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)anger loads: he regs, 3

13th March 1982, Page 63
13th March 1982
Page 63
Page 63, 13th March 1982 — )anger loads: he regs, 3
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Which of the following most accurately describes the problem?

EFERENCE has been made in ly previous articles to the 'arning signs which must be isplayed. Specifications for iese signs are laid down in chedules 1 and 3 of the angerous Substances :onveyance by Road in Road ankers and Tank Containers) egulations 1981.

Figure 1 shows a hazard .arning panel for a single load bile Figure 2 illustrates what is Iquired for a multi-load. Dealing with the single load, le panel in the top left-hand 'mei must contain the nergency action code; imediately below this the entification number for the ibstance is displayed. In the juare to the right of these two )aces the pictorial hazard sign it the substance is shown. In the bottom two spaces the lone number where specialist Nice can be obtained and the line of the owner or anufacturer of the substance, s house symbol or both may a shown. If the latter option is )t taken up this space (the nailer of the two) must be left ank.

The emergency action code )d the substance identification imber can be found in the 3alth and Safety booklet HS(R) I, Approved Substance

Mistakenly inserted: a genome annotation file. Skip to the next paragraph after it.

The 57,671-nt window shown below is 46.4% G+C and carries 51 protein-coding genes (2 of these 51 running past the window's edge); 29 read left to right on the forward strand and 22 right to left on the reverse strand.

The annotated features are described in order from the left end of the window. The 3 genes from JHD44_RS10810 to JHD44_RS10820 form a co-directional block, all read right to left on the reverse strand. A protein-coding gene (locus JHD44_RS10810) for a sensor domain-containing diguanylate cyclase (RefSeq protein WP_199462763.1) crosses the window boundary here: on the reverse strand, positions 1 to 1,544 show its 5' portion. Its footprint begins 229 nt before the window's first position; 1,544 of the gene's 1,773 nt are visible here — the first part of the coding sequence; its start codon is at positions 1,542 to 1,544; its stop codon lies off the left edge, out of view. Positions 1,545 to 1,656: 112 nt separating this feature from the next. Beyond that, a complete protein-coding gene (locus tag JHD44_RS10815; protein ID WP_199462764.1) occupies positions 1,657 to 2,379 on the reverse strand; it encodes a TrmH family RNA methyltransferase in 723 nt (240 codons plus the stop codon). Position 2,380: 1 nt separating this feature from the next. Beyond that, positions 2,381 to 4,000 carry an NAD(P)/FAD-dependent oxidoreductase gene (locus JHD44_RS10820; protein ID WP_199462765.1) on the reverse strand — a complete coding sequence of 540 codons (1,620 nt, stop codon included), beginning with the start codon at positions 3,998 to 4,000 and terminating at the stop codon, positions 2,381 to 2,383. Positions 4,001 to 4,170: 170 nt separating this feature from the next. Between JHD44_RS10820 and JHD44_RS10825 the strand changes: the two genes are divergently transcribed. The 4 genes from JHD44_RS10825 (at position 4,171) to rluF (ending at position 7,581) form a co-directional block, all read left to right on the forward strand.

Identification Numbers, Emergency Action Codes and Classifications for Dangerous Substances Conveyed in Road Tankers and Tank Containers obtainable from HMSO price £2.50. The pictorial warning signs are illustrated in Schedule 1 to the Regulations.

Up until March 28, 1983, the word Hazchem in letters not more than 20mm high may be included in the action code space.

The Health and Safety Booklet gives the meaning of the letters and figures appearing in the emergency action codes. The number indicates the equipment suitable for fire fighting and, where appropriate, for dispersing spillages. The meaning of the numbers is as follows: 1 — water jets 2— water fog 3— foam 4 — dry agent. The first letter in the code indicates the precautions to be taken in the event of fire or spillage as indicated in the table below: "Full protective clothing" includes breathing apparatus and where breathing apparatus is indicated protective gloves should also be worn. "Dilute" indicates that the substance may be washed down the drains with a large qualtity of water while "contain" indicates a need to avoid spillages from entering drains or water courses.

Where an "E" occurs at the end of an emergency code, evacuation of people from the neighbourhood of the incident must be considered.

To show how the information on a hazard warning panel is interpreted let us take the code 3WE which relates to the substance number 1917 (Ethyl acrylate, inhibited). This emergency code number indicates that in an emergency (let us suppose that a tanker has tipped over and the substance, which is a flammable liquid, is spilling over the road) the fire brigade would have to use foam, full protective clothing would have to be worn, spillage would have to be kept away from drains and consideration would have to be given to evacuating people in the area.

More about these regulations in the next article and in particular the hazard warning panels needed when multi loads are carried.


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